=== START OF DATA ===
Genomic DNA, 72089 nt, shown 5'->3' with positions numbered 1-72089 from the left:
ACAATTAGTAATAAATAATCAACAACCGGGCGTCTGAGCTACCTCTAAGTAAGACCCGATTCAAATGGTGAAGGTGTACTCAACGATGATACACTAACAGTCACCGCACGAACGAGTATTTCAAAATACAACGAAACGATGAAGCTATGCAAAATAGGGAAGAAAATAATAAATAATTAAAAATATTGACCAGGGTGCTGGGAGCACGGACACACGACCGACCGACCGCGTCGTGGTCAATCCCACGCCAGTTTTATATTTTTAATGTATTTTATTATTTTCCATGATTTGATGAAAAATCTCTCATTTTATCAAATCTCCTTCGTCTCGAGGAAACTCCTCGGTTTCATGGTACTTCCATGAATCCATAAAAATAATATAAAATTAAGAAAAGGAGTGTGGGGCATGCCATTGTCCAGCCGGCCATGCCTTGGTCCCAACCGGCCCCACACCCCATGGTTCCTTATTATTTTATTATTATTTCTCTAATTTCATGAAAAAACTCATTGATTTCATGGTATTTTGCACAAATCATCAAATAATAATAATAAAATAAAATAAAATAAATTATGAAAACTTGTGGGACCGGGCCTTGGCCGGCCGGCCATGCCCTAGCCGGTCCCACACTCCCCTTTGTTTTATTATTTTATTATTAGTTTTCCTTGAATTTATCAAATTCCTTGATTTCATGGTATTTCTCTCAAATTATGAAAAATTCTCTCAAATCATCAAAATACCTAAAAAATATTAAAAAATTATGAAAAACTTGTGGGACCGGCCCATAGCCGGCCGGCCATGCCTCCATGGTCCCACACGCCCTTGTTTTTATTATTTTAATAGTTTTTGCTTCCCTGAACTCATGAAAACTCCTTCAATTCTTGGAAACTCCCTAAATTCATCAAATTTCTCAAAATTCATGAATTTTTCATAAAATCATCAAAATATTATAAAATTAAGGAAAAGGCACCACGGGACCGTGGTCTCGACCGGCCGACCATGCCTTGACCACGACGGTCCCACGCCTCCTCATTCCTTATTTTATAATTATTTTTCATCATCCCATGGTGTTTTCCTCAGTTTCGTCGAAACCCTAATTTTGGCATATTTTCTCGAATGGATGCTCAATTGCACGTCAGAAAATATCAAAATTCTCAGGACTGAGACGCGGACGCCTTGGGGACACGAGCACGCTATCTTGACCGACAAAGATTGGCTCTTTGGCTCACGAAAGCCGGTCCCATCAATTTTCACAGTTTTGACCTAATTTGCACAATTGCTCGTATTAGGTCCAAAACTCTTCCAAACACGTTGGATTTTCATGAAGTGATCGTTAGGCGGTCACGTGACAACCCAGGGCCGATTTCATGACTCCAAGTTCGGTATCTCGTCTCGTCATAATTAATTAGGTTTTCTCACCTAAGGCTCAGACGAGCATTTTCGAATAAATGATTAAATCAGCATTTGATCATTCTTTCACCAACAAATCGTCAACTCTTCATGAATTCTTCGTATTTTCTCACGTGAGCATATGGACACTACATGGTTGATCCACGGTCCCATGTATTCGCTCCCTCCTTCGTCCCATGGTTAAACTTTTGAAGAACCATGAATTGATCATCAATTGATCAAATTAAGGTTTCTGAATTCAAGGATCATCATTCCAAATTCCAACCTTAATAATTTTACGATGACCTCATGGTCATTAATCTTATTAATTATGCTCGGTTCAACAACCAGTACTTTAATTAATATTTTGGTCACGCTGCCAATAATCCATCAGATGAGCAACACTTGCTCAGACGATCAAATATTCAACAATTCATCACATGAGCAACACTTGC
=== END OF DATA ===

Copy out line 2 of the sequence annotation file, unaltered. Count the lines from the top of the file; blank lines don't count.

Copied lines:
ACAATTAGTAATAAATAATCAACAACCGGGCGTCTGAGCTACCTCTAAGTAAGACCCGATTCAAATGGTGAAGGTGTACTCAACGATGATACACTAACAGTCACCGCACGAACGAGTATTTCAAAATACAACGAAACGATGAAGCTATGCAAAATAGGGAAGAAAATAATAAATAATTAAAAATATTGACCAGGGTGCTGGGAGCACGGACACACGACCGACCGACCGCGTCGTGGTCAATCCCACGCCAGTTTTATATTTTTAATGTATTTTATTATTTTCCATGATTTGATGAAAAATCTCTCATTTTATCAAATCTCCTTCGTCTCGAGGAAACTCCTCGGTTTCATGGTACTTCCATGAATCCATAAAAATAATATAAAATTAAGAAAAGGAGTGTGGGGCATGCCATTGTCCAGCCGGCCATGCCTTGGTCCCAACCGGCCCCACACCCCATGGTTCCTTATTATTTTATTATTATTTCTCTAATTTCATGAAAAAACTCATTGATTTCATGGTATTTTGCACAAATCATCAAATAATAATAATAAAATAAAATAAAATAAATTATGAAAACTTGTGGGACCGGGCCTTGGCCGGCCGGCCATGCCCTAGCCGGTCCCACACTCCCCTTTGTTTTATTATTTTATTATTAGTTTTCCTTGAATTTATCAAATTCCTTGATTTCATGGTATTTCTCTCAAATTATGAAAAATTCTCTCAAATCATCAAAATACCTAAAAAATATTAAAAAATTATGAAAAACTTGTGGGACCGGCCCATAGCCGGCCGGCCATGCCTCCATGGTCCCACACGCCCTTGTTTTTATTATTTTAATAGTTTTTGCTTCCCTGAACTCATGAAAACTCCTTCAATTCTTGGAAACTCCCTAAATTCATCAAATTTCTCAAAATTCATGAATTTTTCATAAAATCATCAAAATATTATAAAATTAAGGAAAAGGCACCACGGGACCGTGGTCTCGACCGGCCGACCATGCCTTGACCACGACGGTCCCACGCCTCCTCATTCCTTATTTTATAATTATTTTTCATCATCCCATGGTGTTTTCCTCAGTTTCGTCGAAACCCTAATTTTGGCATATTTTCTCGAATGGATGCTCAATTGCACGTCAGAAAATATCAAAATTCTCAGGACTGAGACGCGGACGCCTTGGGGACACGAGCACGCTATCTTGACCGACAAAGATTGGCTCTTTGGCTCACGAAAGCCGGTCCCATCAATTTTCACAGTTTTGACCTAATTTGCACAATTGCTCGTATTAGGTCCAAAACTCTTCCAAACACGTTGGATTTTCATGAAGTGATCGTTAGGCGGTCACGTGACAACCCAGGGCCGATTTCATGACTCCAAGTTCGGTATCTCGTCTCGTCATAATTAATTAGGTTTTCTCACCTAAGGCTCAGACGAGCATTTTCGAATAAATGATTAAATCAGCATTTGATCATTCTTTCACCAACAAATCGTCAACTCTTCATGAATTCTTCGTATTTTCTCACGTGAGCATATGGACACTACATGGTTGATCCACGGTCCCATGTATTCGCTCCCTCCTTCGTCCCATGGTTAAACTTTTGAAGAACCATGAATTGATCATCAATTGATCAAATTAAGGTTTCTGAATTCAAGGATCATCATTCCAAATTCCAACCTTAATAATTTTACGATGACCTCATGGTCATTAATCTTATTAATTATGCTCGGTTCAACAACCAGTACTTTAATTAATATTTTGGTCACGCTGCCAATAATCCATCAGATGAGCAACACTTGCTCAGACGATCAAATATTCAACAATTCATCACATGAGCAACACTTGC